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The Town of Saugeen Shores has been labeled as the fastest growing community in Bruce County. Statistics Canada reported an 8.3% population growth from 2011 to 2016; and in 2018 the community was ranked 14th on for the top 25 places to live in Canada. As positive as this may sound to some, Saugeen Shores Council and local residents share concerns surrounding a skewed growth within the labour market, cultivating inequality alongside the prosperity.

In the January 11 Committee of Whole meeting, a report on the labour challenges within Saugeen Shores was presented to Mayor and Council by Economic Development Officer Heather Hyde. The report was prepared by University of Guelph PhD candidate Ashleigh Weeden and funded by Bruce Power, Mitacs and the University of Guelph.

Weeden conducted interviews with employers, entrepreneurs, employment seeking individuals, and existing employees within Saugeen Shores. Through these interviews she strove to collect qualitative data to build relevant recommendations unique to the Town of Saugeen Shores. The report identified several existing challenges from different perspectives in the labour market. The findings showed employers' struggle with a competitive employment market, inadequate local amenities, the immigration of local youth to more urban communities, and inconsistent support from networks, institutions, and organizations toward local business sectors.

Those who are seeking employment or are currently employed within the area revealed frustrations with finding affordable housing and childcare, transparency of employment opportunities, commuters displacing those who desire to live and work within the community and no central hub for current job opportunities in Saugeen Shores. From the results, Weeden interpreted “a perceived lack of well-paying, secure positions outside the nuclear energy sector, a perceived inability for ‘outsiders’ or people without established social and professional networks in the area to access employment opportunities, and a deepening divide between the ‘haves’ and ‘have nots’ in the local economy."

Weeden offered suggestions to improve the existing and developing issues within the local labour market with economic diversification at the top of the list. Investment in attainable housing, childcare, physical and social infrastructure was also recommended. Weeden advised that future economic and community development strategies should involve individuals at different stages of the career spectrum as well as multiple business sectors.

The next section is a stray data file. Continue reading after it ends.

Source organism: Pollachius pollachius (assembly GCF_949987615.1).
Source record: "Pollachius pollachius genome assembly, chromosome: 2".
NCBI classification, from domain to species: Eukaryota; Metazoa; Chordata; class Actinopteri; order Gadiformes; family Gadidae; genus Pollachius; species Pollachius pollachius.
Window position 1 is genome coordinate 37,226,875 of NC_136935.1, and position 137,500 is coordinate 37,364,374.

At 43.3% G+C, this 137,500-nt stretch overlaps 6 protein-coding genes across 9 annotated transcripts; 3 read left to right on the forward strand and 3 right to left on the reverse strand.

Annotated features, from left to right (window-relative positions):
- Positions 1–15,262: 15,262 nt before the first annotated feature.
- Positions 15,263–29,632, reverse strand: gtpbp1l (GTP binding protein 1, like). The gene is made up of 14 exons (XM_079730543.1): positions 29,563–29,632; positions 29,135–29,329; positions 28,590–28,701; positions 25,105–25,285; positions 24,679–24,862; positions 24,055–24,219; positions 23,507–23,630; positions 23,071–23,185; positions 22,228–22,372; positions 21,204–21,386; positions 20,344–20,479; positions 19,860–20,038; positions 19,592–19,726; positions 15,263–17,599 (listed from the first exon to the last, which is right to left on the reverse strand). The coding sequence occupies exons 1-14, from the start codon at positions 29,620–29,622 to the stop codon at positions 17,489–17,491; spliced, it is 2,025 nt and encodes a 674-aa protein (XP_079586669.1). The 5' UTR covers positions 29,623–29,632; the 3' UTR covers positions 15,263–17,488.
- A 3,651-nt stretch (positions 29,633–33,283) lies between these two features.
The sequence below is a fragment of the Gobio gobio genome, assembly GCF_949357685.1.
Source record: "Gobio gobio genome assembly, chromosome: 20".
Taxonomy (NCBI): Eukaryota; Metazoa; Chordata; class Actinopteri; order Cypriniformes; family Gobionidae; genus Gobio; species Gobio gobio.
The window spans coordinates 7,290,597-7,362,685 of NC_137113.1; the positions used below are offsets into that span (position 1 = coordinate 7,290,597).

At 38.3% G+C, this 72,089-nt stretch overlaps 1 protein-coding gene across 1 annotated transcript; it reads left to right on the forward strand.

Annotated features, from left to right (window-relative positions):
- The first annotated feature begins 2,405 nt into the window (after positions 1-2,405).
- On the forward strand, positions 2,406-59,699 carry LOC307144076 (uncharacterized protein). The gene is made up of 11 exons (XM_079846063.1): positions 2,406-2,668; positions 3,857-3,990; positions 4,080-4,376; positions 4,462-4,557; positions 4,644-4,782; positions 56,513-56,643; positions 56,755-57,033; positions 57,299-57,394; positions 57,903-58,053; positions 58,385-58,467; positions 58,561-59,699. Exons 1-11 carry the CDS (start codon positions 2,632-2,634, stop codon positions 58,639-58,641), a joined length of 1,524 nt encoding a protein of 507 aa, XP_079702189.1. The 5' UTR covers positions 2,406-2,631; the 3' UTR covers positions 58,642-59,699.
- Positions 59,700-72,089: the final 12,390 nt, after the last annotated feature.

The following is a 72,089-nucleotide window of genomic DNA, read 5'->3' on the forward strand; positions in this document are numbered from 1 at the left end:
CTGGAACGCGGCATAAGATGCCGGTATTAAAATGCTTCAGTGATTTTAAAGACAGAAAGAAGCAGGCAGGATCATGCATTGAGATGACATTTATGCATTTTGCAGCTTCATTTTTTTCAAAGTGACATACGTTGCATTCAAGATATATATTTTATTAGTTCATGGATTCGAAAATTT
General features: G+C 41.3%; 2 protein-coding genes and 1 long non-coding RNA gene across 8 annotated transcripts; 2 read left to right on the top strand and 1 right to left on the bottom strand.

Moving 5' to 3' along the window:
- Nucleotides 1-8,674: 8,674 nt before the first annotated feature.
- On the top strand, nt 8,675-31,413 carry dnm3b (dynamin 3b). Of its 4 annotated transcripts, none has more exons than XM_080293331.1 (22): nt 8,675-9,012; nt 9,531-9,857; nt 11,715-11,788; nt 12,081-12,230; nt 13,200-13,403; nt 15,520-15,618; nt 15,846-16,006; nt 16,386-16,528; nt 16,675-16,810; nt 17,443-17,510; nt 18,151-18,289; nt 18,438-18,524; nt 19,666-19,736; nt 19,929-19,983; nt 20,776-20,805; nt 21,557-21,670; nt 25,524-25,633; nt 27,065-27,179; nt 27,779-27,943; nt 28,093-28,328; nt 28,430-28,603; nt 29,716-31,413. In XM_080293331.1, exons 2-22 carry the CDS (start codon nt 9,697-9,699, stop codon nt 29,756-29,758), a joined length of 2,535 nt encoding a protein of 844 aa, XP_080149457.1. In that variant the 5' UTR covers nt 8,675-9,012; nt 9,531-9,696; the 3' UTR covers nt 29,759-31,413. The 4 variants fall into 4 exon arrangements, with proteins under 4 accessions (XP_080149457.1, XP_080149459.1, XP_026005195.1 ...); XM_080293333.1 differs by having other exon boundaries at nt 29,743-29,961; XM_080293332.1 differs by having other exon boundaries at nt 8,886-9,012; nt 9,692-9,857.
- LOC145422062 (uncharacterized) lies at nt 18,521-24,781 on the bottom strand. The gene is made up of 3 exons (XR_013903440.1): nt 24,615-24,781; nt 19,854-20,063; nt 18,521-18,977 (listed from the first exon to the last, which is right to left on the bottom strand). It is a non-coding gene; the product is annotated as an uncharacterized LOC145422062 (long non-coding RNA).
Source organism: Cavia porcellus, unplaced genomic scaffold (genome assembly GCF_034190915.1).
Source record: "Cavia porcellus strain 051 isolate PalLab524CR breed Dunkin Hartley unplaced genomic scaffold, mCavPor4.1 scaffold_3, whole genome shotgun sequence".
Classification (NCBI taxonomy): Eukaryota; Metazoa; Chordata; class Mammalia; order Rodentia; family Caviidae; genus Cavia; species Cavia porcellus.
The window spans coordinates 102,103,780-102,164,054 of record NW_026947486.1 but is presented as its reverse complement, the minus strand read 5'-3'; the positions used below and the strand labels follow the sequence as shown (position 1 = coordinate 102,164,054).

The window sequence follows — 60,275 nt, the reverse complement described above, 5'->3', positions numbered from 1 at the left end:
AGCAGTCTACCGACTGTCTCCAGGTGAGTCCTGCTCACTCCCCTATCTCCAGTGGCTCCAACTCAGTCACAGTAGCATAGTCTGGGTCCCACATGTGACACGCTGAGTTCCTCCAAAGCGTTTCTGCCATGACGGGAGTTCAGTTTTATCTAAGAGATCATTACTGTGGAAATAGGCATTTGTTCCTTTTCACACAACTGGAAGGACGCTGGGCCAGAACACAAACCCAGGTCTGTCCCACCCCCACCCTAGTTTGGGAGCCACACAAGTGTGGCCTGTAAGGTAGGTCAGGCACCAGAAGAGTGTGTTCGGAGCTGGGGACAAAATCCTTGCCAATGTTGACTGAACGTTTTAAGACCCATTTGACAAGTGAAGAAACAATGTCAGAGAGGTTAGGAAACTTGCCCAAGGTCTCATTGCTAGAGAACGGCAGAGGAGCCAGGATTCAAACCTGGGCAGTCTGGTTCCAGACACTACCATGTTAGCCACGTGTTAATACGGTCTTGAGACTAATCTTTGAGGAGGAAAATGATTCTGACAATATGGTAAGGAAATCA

Other ideas to help address individuals seeking employment included a match-making system to connect spousal hirings or newcomers to job sharing opportunities; a ‘welcome wagon’ approach to help new entrants to the local labour force live and invest within the community; and creating a localized job portal and improving awareness in youth of alternate career choices through educational partners. Weeden noted the existing networks within Saugeen Shores should be utilized to implement these strategies.

“Addressing the challenges in labour force dynamics requires addressing the entire suite of socio-economic challenges arising in Saugeen Shores as it experiences both the benefits and challenges of growth. If the challenges that uneven growth produces - such as access to a broad range of employment opportunities, affordable housing and childcare, social support networks, and other quality of life needs - are not acknowledged and transparently addressed, they stand to alienate community members and undo any benefits of economic growth,” cautioned Weeden.

Councillor Cheryl Grace commended the individuals who were involved with creating what she called a complex and in-depth look at the labour issues within Saugeen Shores and valued the recommendations put forth. Grace spoke to the report’s mention of the town’s tensions between their past and future and expanded “... trying to balance the protection of our cultural and environmental heritage while still providing room for growth."

Councillor Grace endorsed Weeden’s recommendation for educational partners to collaborate and encourage different career pathways to youth. “Including succession planning initiatives with local businesses,” quoted Grace. “I thought that was fantastic. I know that’s some of the things we hear with some of our long treasured local businesses closing. This makes a lot of sense, I think, to try and preserve those local businesses, those longstanding businesses which many people associate with our town’s character."

Mayor Luke Charbonneau emphasized the importance of a focused job-portal to help, not only people in the area to know where to search and find opportunities, but also to fill gaps in the labour force that he perceives to be a nation-wide problem that cannot be resolved solely by local recruitment. “You can’t invent new people by doing those things, it’s just a demographic crunch where we have fewer people available to fill these positions,” declared Charbonneau.

“We will need to do other things and we’ll need the help of the federal government, primarily to do those things," he stated, using immigration as an example. "We need immigrants, we need a lot of them and we need them to come here," said Charbonneau, adding that he believed the job-portal would help to identify where these gaps exist in the labour shortage, positions that cannot be filled locally, and would help them when requesting government assistance.

The full report can be viewed here: